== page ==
Long Beach, California 2021-06-01 00:21:47 –
On May 14, LBCC hosted a Science Night event hosted by LBCC’s Department of Physics and Life Sciences. The purpose was to provide an interactive and informative presentation on science.
The presentation was a four-part event that took place over several hours and included presentations on volcanoes, mutants, blood types, and anatomy.
Professor Doug Britton of the Department of Physics broadcast from the Mojave Desert to the SIMA volcanic area.
During the presentation, the Englishman explained the types of volcanoes that exist in the CIMA field. “The CIMA field volcanoes are a group of 40 geologically young scoria cone volcanoes,” he said.
Briton also unveiled Hawaiit, a type of rock formed from magma with a composition similar to that found in Hawaii.
“Looking at the overall composition of magma, we can classify magma based on the elements it contains,” Britton said.
The next presentation was about anatomy, moderated by Professor Morgan Ross of the Department of Life Sciences.
Roth started by explaining why she likes anatomy, “One of my favorite things about anatomy is that I can do many anatomy of anatomy.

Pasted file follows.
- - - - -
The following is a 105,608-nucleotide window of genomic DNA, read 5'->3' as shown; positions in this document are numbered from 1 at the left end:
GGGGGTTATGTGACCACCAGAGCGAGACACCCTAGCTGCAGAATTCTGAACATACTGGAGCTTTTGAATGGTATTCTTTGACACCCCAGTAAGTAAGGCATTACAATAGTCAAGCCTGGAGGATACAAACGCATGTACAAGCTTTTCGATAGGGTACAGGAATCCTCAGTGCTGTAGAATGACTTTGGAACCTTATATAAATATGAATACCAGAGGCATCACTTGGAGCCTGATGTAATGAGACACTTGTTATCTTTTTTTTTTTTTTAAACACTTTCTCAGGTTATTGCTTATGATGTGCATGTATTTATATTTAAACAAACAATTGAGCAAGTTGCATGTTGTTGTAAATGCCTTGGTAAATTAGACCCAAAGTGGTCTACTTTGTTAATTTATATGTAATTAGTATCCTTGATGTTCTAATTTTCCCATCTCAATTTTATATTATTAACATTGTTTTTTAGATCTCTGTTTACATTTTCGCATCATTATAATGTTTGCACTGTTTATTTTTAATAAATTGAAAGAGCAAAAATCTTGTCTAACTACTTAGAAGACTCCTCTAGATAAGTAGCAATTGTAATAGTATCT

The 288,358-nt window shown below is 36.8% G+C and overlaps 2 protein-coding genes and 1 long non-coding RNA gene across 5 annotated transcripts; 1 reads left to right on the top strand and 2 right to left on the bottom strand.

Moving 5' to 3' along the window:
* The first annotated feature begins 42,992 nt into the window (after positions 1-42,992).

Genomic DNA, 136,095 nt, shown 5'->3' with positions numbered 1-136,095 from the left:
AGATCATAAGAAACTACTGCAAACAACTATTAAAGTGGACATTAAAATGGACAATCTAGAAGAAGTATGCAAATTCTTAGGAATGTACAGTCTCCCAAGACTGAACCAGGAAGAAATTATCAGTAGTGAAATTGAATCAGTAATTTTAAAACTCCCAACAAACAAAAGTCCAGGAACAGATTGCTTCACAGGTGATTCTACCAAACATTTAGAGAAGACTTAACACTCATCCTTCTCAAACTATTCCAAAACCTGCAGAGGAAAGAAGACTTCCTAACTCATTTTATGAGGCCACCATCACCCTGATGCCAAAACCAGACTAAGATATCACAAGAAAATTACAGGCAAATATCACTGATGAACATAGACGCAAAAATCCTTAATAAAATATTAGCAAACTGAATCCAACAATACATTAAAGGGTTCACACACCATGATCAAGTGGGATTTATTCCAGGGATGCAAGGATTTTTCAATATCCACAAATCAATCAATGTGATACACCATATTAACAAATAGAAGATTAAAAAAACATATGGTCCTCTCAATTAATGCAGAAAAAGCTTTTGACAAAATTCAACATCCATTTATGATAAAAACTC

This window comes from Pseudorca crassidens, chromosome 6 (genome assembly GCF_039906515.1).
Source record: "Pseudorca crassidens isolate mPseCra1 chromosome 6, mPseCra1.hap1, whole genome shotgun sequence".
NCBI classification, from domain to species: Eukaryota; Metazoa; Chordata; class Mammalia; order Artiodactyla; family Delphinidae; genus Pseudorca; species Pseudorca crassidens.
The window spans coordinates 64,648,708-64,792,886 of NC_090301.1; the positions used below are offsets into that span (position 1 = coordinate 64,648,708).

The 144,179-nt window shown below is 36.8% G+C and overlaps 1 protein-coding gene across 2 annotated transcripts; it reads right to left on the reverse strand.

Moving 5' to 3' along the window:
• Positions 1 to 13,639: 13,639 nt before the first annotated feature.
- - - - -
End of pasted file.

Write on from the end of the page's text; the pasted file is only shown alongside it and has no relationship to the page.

During the presentation, Ross played a video of the mink being dissected, explaining that the anatomy of the mink resembles a human. “In reality, there aren’t many significant changes, such as some minor changes. In most cases, they’re about the same,” Roth said.
Then there was a presentation on genetics by Professor Christopher Davinson of the Department of Life Sciences, who likened certain mutations to those found in the X-Men.
The gene that affects muscle growth and gives it some kind of superhuman strength is called the Heracles gene. “When a gene (MSTN) mutates myostatin levels, it lowers protein levels, which leads to extra muscle growth,” Davinson said.
Finally, Farms Sanctuary’s Aliana Turkel gave a presentation on the organization, COVID-19 and food supply.
“Farm Sanctuary, the country’s first livestock conservation organization, has educated millions of people about the plight of livestock,” Turkel said.
She also explained how her organization helps animals. “Farms Sanctuary has cared for thousands of animals in New York and California sanctuaries,” said Turkel.
Later, she touched on zoonotic diseases that are transmitted between livestock and humans. She took chicken and turkey as examples.
“Close contact with domesticated chickens and turkeys remains the most likely source of influenza in humans,” Turkel said.
This demonstration briefly explained the topics taught by LBCC and how they apply in a real environment. The purpose is to give people in the community access to science and to pay attention to the science department and their majors.